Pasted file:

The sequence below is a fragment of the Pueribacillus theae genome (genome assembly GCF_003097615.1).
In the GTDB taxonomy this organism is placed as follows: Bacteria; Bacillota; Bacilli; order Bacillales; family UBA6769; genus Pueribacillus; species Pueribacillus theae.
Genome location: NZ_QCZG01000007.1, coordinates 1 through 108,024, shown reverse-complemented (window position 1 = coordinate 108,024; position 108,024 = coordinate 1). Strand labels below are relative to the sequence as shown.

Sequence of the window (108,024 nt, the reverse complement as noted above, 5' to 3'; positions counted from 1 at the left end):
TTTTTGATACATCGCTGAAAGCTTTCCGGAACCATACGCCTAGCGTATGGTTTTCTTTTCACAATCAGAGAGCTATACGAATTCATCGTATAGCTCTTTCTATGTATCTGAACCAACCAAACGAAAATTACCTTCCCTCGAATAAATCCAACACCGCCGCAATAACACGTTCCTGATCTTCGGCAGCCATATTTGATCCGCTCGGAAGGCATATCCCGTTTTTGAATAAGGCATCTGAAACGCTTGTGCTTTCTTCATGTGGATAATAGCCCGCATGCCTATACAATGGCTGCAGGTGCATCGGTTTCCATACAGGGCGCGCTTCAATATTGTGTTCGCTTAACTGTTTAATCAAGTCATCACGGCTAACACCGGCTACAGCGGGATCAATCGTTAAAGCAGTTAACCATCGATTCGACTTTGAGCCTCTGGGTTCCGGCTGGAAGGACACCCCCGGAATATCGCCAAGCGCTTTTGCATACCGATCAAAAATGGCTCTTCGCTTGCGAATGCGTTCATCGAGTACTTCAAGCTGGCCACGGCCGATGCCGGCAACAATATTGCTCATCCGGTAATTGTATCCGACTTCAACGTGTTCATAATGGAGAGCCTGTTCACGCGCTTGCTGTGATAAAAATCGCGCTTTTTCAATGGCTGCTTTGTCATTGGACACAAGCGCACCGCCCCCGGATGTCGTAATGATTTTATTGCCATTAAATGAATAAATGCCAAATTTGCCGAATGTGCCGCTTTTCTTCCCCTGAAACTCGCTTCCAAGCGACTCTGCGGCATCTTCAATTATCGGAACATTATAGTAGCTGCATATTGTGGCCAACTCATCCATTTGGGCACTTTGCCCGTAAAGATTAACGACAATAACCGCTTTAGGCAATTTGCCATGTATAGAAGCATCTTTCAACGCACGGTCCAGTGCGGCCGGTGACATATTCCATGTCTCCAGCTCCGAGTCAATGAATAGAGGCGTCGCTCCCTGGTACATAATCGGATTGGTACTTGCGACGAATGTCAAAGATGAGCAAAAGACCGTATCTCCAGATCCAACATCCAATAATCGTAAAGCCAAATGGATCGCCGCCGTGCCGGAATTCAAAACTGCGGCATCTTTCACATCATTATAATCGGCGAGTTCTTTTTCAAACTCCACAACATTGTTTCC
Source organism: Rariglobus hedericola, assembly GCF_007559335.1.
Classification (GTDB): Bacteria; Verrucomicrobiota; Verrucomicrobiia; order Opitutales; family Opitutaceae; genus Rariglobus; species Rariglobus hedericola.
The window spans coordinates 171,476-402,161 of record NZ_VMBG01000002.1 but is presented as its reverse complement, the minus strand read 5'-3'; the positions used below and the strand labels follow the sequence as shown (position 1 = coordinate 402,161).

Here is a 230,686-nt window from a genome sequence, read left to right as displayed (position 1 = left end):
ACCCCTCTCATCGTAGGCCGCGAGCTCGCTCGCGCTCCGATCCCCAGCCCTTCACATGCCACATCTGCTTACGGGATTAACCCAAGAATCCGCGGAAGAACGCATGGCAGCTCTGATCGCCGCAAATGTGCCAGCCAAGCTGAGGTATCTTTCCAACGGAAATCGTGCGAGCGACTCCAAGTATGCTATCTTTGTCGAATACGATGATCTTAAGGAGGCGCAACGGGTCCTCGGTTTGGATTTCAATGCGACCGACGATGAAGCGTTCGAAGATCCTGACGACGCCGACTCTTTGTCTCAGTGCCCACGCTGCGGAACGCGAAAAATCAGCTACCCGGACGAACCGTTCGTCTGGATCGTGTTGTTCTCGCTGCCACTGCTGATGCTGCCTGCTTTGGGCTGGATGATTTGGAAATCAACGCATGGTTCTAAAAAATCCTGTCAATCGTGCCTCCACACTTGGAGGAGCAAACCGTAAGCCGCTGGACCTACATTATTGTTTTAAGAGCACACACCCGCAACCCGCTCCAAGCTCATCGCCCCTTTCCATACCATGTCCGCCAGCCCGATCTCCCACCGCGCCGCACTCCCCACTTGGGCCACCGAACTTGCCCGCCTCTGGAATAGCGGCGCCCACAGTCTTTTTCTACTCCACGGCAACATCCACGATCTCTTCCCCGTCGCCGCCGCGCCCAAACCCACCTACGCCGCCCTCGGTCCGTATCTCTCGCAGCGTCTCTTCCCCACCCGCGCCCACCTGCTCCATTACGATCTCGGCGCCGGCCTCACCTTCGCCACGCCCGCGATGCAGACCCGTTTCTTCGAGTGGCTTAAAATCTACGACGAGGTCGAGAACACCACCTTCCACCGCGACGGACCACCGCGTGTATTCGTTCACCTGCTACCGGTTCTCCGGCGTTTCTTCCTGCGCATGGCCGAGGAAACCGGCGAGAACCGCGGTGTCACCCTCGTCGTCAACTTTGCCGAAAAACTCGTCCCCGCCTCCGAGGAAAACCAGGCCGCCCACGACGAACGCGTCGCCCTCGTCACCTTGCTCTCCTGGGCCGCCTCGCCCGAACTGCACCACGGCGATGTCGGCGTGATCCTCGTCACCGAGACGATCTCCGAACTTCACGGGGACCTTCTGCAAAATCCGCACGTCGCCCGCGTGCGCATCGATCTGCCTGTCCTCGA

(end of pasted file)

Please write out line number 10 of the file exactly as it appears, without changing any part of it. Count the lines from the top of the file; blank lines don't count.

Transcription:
ACCCCTCTCATCGTAGGCCGCGAGCTCGCTCGCGCTCCGATCCCCAGCCCTTCACATGCCACATCTGCTTACGGGATTAACCCAAGAATCCGCGGAAGAACGCATGGCAGCTCTGATCGCCGCAAATGTGCCAGCCAAGCTGAGGTATCTTTCCAACGGAAATCGTGCGAGCGACTCCAAGTATGCTATCTTTGTCGAATACGATGATCTTAAGGAGGCGCAACGGGTCCTCGGTTTGGATTTCAATGCGACCGACGATGAAGCGTTCGAAGATCCTGACGACGCCGACTCTTTGTCTCAGTGCCCACGCTGCGGAACGCGAAAAATCAGCTACCCGGACGAACCGTTCGTCTGGATCGTGTTGTTCTCGCTGCCACTGCTGATGCTGCCTGCTTTGGGCTGGATGATTTGGAAATCAACGCATGGTTCTAAAAAATCCTGTCAATCGTGCCTCCACACTTGGAGGAGCAAACCGTAAGCCGCTGGACCTACATTATTGTTTTAAGAGCACACACCCGCAACCCGCTCCAAGCTCATCGCCCCTTTCCATACCATGTCCGCCAGCCCGATCTCCCACCGCGCCGCACTCCCCACTTGGGCCACCGAACTTGCCCGCCTCTGGAATAGCGGCGCCCACAGTCTTTTTCTACTCCACGGCAACATCCACGATCTCTTCCCCGTCGCCGCCGCGCCCAAACCCACCTACGCCGCCCTCGGTCCGTATCTCTCGCAGCGTCTCTTCCCCACCCGCGCCCACCTGCTCCATTACGATCTCGGCGCCGGCCTCACCTTCGCCACGCCCGCGATGCAGACCCGTTTCTTCGAGTGGCTTAAAATCTACGACGAGGTCGAGAACACCACCTTCCACCGCGACGGACCACCGCGTGTATTCGTTCACCTGCTACCGGTTCTCCGGCGTTTCTTCCTGCGCATGGCCGAGGAAACCGGCGAGAACCGCGGTGTCACCCTCGTCGTCAACTTTGCCGAAAAACTCGTCCCCGCCTCCGAGGAAAACCAGGCCGCCCACGACGAACGCGTCGCCCTCGTCACCTTGCTCTCCTGGGCCGCCTCGCCCGAACTGCACCACGGCGATGTCGGCGTGATCCTCGTCACCGAGACGATCTCCGAACTTCACGGGGACCTTCTGCAAAATCCGCACGTCGCCCGCGTGCGCATCGATCTGCCTGTCCTCGA